A new study of Shakespeare’s life and times, which illuminates our understanding and appreciation of his works. Combines an accessible fully historicised treatment of both the life and the plays, suited to both undergraduate and popular audiences
Looks at 24 of the most significant plays and the sonnets through the lens of various aspects of Shakespeare’s life and historical environment
Addresses four of the most significant issues that shaped Shakespeare’s career: education, religion, social status, and theatre
Examines theatre as an institution and the literary environment of early modern LondonExplains and dispatches conspiracy theories about authorship
The fascinating, fun, and friendly way to understand the science behind human language Linguistics is the scientific study of human language. Linguistics students study how languages are constructed, how they function, how they affect society, and how humans learn language. From understanding other languages to teaching computers to communicate, linguistics plays a vital role in society. Linguistics For Dummies tracks to a typical college-level introductory linguistics course and arms you with the confidence, knowledge, and know-how to score your highest.Understand the science behind human languageGrasp how language is constructed Score your highest in college-level linguistics
This book addresses one of the most famous and controversial arguments in the study of language and mind, the Poverty of the Stimulus. Presented by Chomsky in 1968, the argument holds that children do not receive enough evidence to infer the existence of core aspects of language, such as the dependence of linguistic rules on hierarchical phrase structure. The argument strikes against empiricist accounts of language acquisition and supports the conclusion that knowledge of some aspects of grammar must be innate.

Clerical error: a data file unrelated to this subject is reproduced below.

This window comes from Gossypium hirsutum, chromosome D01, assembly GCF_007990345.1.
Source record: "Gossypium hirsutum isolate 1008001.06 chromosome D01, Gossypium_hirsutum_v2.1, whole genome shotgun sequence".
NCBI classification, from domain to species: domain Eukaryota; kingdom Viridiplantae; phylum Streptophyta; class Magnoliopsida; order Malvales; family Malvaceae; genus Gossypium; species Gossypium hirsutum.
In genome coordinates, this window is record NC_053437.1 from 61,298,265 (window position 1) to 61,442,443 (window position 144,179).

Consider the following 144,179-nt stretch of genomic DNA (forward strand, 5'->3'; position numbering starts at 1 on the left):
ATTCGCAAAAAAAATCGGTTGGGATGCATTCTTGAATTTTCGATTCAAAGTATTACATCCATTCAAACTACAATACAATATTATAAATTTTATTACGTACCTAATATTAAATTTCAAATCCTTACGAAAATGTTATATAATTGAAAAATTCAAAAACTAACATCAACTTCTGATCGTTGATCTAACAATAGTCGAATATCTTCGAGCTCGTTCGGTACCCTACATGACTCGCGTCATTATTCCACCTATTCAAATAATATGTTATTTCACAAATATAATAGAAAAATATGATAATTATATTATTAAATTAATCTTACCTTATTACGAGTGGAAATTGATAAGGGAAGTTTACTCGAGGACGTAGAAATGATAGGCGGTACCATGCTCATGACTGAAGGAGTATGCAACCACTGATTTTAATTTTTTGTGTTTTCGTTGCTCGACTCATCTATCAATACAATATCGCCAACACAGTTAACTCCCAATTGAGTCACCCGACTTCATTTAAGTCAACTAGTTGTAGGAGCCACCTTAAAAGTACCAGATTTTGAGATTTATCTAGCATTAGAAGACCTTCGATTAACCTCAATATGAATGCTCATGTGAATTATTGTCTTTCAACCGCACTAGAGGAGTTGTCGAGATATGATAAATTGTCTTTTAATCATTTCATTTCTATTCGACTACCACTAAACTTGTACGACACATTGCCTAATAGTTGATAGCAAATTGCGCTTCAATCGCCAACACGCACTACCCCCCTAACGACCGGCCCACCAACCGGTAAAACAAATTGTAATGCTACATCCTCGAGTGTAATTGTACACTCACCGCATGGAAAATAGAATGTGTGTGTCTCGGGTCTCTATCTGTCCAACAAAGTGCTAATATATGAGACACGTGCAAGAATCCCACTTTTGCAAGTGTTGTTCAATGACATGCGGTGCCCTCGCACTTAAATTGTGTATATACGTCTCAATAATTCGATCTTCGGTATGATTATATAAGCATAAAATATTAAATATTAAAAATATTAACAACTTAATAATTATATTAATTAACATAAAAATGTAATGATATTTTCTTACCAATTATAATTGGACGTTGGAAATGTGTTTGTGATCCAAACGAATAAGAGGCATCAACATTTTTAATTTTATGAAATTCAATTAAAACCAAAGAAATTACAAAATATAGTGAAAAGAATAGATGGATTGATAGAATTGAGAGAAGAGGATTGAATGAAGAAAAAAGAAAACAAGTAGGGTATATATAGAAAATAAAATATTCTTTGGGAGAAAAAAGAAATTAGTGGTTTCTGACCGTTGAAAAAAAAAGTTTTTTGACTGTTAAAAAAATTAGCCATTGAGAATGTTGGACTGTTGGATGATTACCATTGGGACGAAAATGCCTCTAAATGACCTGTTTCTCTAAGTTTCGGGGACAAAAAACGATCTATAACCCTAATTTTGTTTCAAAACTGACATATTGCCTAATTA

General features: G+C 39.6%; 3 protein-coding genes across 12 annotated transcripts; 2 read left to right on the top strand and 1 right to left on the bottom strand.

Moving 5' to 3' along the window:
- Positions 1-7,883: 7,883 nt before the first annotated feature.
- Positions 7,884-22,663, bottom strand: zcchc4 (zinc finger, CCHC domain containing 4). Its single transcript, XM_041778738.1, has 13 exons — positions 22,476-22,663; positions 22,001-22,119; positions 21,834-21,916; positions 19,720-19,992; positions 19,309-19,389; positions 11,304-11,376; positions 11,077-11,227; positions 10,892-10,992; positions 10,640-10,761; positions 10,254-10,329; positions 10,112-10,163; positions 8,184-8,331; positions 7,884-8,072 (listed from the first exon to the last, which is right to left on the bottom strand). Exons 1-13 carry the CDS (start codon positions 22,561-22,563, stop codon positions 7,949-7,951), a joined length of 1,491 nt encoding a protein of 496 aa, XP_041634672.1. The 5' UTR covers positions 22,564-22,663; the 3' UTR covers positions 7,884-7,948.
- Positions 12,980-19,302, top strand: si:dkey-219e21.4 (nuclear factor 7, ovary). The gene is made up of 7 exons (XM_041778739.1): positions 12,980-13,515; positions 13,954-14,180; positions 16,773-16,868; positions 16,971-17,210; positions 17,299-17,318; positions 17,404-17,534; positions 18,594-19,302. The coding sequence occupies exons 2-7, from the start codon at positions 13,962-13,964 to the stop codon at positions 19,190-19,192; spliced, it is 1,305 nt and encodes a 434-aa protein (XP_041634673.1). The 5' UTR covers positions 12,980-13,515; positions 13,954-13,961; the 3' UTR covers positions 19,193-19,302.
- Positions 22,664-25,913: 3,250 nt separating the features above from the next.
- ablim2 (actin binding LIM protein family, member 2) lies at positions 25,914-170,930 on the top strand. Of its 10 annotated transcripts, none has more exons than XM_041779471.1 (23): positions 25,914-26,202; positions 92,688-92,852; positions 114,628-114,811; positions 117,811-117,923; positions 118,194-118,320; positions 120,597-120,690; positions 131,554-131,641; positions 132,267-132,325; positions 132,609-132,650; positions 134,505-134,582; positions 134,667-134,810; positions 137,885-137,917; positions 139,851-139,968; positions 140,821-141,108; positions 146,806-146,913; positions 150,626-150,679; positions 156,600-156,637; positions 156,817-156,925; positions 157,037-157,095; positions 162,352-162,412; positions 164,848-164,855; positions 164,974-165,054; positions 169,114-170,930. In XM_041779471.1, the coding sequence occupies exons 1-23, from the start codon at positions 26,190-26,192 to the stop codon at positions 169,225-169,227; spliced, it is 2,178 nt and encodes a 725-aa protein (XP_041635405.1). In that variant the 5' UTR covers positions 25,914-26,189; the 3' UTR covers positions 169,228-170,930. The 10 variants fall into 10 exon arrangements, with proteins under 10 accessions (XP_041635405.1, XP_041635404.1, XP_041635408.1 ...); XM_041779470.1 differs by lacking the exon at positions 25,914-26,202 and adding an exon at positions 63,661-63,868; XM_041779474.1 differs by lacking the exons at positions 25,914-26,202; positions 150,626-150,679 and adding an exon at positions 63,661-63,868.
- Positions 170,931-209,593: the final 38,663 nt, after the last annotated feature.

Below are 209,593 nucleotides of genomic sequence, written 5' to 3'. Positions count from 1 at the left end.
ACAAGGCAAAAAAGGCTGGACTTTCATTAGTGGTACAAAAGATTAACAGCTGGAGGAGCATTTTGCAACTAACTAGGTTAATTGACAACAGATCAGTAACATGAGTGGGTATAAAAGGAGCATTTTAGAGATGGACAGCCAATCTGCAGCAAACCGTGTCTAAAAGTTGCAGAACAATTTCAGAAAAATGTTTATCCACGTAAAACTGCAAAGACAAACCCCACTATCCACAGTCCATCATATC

This major new study asks the question, "how much do we know about Shakespeare's collaborations with other dramatists?", and sets out to provide a detailed evaluation of the claims made for Shakespeare's co-authorship of Titus Andronicus, Timon of Athens, Pericles, Henry VIII, and The Two Noble Kinsmen. Through an examination of the processes of collaboration and the methods used in authorship studies since the early nineteenth century, Brian Vickers identifies a coherent tradition in attribution work on Shakespeare.
Key Terms in Translation Studies gives a comprehensive overview of the concepts which students of translation studies are likely to encounter during their study, whether at undergraduate or postgraduate level. The book includes definitions of key terms within the discipline, as well as outlines of the work of key thinkers in the field, including Eugene A. Nida, Gideon Toury, Hans J. Vermeer, and Lawrence Venuti. The list of key readings is intended to direct students towards classic articles, as well providing a springboard to further study.
Pragmatics is a core discipline within linguistics, but is without an introduction organised by key terms — until now. Key Terms In Pragmatics succeeds in tackling this problem by giving students clear, explanatory definitions of over 300 key terms in the field. There are short intellectual biographies of key thinkers, and a list of key works for further reading. This book is essential reading for students on introductory and intermediate courses on linguistics and language and communication, especially those studying pragmatics and logic and meaning.
Added by: Anonymous | Karma: | Non-Fiction, Science literature | 17 April 2014
This volume summarizes research on important topics in cognitive research and discusses what must be done to apply this research in early elementary classrooms. Purposefully, it focuses on areas of cognitive research that have only recently begun to be studied in early elementary classrooms or that, based on educational and psychological theory, appear to have the greatest implications for early classroom learning